Eye For Film >> Movies >> 1985 (2018) Film Review
Reviewed by: Jennie Kermode
For many people, the Christmas period is the most important time of year to be with family, but the very pressure this creates can make it difficult to enjoy. Tensions simmer as people with very different worldviews try hard to get along, anxious not to spoil the mood or interrupt the specific rituals that each family develops. 1985 depicts one such Christmas, but what matters here is not the awkwardness between one closeted gay man and his strict Christian parents - it's the love that is every bit as plain between them, making their differences hurt more but also inspiring them to try and connect is spite of everything.
There's little in the way of direct confrontation in Yen Tan's quiet, lyrical film, which shares a central character with his short of the same name. What is not said is every bit as important as what is, and we are invited to observe the numerous ways in which the characters communicate without words. It's shot in a grainy black and white which allows make-up artist Melissa McFadyen more leeway to emphasise Cory Michael Smith's thinness, prompting viewers to wonder from the start about his health and the precise nature of the events back in his adopted home, New York City, that lead him to cry sometimes when he's alone. It also positions the story as a piece of history - distant enough now, in terms of the specific issues it deal with, for reflection and sadness, not just overwhelming anger and grief.
Of course, homophobia and the specific problems for young LGBT people created by the religious culture in parts of America remain a problem today. Smith himself chose to remain in the closet in his professional life during the early years of his career, and it is to be hoped that casting directors won't change their attitude to him now that he's come out; all else aside, his performance here is stunning. Originally trained for the stage, he brings the kind of intensity that would electrify a theatre audience but it delivers it in that quiet, intimate way to which cinema is so well suited. As his father, Michael Chiklis (who previously played his boss in Gotham) gets the chance to break with type and show what he can do in a restrained role, but it's Virginia Madsen as the mother who is a revelation. She has terrific chemistry with Smith and she understands exactly what is required of a supporting actor, bringing depth and nuance to the story in a way that is all the more powerful because she never pushes herself to the fore. Although she is one of the people he has been closest to, she is now a background player in her son's life, shut out of its central drama by his very protectiveness.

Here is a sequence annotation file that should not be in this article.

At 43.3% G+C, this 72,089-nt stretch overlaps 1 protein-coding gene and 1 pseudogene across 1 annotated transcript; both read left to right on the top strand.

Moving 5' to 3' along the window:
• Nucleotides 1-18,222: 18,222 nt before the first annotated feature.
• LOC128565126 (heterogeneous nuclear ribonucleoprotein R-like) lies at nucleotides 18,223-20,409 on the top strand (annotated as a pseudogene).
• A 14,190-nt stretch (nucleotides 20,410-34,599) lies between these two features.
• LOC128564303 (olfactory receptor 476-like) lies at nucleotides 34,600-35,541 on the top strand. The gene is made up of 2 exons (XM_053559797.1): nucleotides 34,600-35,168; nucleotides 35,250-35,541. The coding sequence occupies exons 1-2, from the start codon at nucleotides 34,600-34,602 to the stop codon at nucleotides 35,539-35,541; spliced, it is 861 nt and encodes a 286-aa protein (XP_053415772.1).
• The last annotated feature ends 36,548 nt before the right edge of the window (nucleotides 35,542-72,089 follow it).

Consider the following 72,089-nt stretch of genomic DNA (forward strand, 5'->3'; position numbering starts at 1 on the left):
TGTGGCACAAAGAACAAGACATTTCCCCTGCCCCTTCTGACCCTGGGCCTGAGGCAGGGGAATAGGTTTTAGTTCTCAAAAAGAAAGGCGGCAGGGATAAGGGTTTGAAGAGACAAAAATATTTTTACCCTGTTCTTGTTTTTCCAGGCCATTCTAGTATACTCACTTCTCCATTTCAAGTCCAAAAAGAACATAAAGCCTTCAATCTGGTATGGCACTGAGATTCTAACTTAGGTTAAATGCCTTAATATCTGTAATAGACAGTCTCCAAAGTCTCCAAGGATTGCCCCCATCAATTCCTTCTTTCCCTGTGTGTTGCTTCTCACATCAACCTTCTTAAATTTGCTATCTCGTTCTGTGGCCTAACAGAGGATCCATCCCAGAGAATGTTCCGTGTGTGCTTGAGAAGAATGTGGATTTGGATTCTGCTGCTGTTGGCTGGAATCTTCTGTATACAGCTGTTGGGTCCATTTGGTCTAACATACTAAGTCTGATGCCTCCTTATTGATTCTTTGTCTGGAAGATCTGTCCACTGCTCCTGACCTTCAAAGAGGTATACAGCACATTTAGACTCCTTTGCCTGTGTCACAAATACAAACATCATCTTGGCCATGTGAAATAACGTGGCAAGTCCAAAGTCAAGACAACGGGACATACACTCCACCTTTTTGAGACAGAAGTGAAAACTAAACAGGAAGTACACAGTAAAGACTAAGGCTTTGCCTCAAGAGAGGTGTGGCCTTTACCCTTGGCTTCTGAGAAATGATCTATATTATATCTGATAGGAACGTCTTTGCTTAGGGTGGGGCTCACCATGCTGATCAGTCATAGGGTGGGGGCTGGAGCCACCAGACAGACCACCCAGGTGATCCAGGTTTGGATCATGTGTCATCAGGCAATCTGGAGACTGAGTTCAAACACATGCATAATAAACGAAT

The plot is complicated by the presence of a younger son (Aidan Langford) who still doesn't understand why his big brother moved away but who is already showing signs that he, too, may need to do so in time. There's also a subplot involving Carly (Jamie Chung), our hero's childhood friend and the one his mother still evidently hopes he will marry. The mixture of romantic tension and resentment between them hints at a complicated past but she is still the only local he trusts enough to really talk to, giving viewers a chance to learn more directly about what's happening in his life, but there is little in the way of crude exposition - every explanation takes effort, the weight of childhood beliefs still significant internally as well as externally.
Many films have explored these themes with anger. Though there is a deep sense of injustice here, anger is the last thing that anybody wants. The script condemns no-one and finds hope in the way that all of its characters recognise the humanity of the others. The result is a thoughtful, intelligent and ultimately heartbreaking film reflecting on a time when that felt all too rare.Reviewed on: 24 Oct 2018